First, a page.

There are different forms a business organization can take depending on the preferences of the individual(s) intending to set up the same. Regardless of the differences, certain requirements pervade all of them. Requirements that need to be obtained before one can proceed to form such a business following the law. This article will give a brief guide of the requirements for setting up a business including those that need to be obtained upon due registration of the business.

1. Determine the Form of the Business

It is important to decide the form the proposed business should take. For someone who is yet to decide and one who has decided, engaging the services of a professional is indispensable. Versed with the necessary knowledge, they are equipped to give appropriate advice on which is most suitable for the proposed business in terms of being a sole owner, tax, ease of doing business, optional compliance to certain statutory requirements, advantages, and disadvantages etc. Under the Companies and Allied Matters Act (CAMA) 2020, the following are the forms a business can take: Private Company Limited By Shares, Public Company Limited By Shares, Company Limited by Guarantee, Unlimited Company, Limited Liability Partnerships, Limited Partnerships, Business Names and Incorporated Trustees.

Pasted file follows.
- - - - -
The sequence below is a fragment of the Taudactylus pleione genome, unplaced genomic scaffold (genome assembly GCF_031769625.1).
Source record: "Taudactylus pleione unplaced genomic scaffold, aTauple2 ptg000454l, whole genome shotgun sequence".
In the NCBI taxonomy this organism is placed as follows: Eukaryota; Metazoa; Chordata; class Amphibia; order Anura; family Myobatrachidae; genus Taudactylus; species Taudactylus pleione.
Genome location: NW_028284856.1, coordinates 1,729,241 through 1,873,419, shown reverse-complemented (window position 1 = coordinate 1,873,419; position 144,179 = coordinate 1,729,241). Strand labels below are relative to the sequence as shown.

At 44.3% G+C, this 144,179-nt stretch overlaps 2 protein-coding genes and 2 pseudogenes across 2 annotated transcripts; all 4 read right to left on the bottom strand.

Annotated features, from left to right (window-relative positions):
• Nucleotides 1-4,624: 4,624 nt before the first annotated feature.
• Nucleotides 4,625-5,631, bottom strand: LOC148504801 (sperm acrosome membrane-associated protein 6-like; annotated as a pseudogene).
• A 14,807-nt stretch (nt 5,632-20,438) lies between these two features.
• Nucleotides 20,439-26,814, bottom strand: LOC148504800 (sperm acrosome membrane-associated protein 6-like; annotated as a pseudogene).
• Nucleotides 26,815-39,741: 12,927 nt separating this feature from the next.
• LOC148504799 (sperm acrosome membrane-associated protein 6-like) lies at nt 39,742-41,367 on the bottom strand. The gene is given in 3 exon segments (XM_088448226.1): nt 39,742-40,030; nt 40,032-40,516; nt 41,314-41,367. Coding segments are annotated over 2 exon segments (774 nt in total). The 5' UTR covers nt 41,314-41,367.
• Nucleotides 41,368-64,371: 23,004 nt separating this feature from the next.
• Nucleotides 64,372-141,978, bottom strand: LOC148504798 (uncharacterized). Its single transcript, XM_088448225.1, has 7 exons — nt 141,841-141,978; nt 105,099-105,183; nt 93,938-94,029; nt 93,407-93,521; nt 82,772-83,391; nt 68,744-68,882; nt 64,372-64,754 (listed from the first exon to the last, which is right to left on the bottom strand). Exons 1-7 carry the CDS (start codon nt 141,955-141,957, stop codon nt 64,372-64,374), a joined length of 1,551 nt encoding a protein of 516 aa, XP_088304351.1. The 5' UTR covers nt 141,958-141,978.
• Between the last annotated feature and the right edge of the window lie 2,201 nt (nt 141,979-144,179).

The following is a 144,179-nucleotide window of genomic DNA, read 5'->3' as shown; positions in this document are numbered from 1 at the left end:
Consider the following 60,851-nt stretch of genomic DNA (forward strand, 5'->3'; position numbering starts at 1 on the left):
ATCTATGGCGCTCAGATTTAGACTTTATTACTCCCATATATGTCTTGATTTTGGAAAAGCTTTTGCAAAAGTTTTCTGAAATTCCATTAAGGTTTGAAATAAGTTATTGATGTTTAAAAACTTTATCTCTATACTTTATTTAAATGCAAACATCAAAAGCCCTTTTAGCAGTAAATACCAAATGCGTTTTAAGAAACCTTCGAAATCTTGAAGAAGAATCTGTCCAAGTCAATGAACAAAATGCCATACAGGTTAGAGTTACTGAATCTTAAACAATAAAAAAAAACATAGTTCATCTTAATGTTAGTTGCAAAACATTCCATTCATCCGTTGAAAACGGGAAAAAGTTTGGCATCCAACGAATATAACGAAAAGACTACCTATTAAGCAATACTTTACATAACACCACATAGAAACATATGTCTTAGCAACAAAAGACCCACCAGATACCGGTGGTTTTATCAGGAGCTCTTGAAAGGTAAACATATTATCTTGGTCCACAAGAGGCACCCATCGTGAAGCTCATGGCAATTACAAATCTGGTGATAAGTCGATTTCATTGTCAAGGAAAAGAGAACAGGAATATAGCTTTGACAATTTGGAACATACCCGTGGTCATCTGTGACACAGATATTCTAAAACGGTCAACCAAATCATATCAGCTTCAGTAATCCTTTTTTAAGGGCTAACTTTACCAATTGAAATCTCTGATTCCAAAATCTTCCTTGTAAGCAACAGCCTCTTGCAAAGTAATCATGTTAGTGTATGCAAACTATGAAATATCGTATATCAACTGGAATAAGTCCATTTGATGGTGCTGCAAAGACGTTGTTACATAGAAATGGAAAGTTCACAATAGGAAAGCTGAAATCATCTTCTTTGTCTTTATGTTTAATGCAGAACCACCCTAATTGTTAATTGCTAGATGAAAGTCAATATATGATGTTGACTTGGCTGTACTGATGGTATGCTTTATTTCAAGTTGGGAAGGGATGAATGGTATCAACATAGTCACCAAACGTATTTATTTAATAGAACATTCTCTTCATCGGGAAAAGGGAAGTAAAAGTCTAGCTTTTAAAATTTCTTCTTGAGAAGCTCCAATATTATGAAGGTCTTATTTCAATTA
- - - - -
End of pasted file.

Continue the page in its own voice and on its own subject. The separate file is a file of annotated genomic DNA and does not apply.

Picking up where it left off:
As stated, depending on the preferences of the prospective owners of the business and the purpose of setting up the business, a decision must be made on any of the above extant forms provided by the law. For instance, persons intending to engage in a partnership can register a business name, limited partnership or limited liability partnership, a person intending to be a sole proprietor can register a business name or a private company limited by shares (a recent innovation of CAMA 2020)

2. Obtain Necessary Information/Documents

Once the preferred form of business has been chosen, the next step is to register the business. However, there are certain documents/information that must be available and will be required at the point of registration. These details include:

  • Name, Address, Phone Number, E-mail address, Identification Number, Identification Card, Passport Photograph, Scanned Copy of Signature of the Subscribers/Owner/Trustee/Partners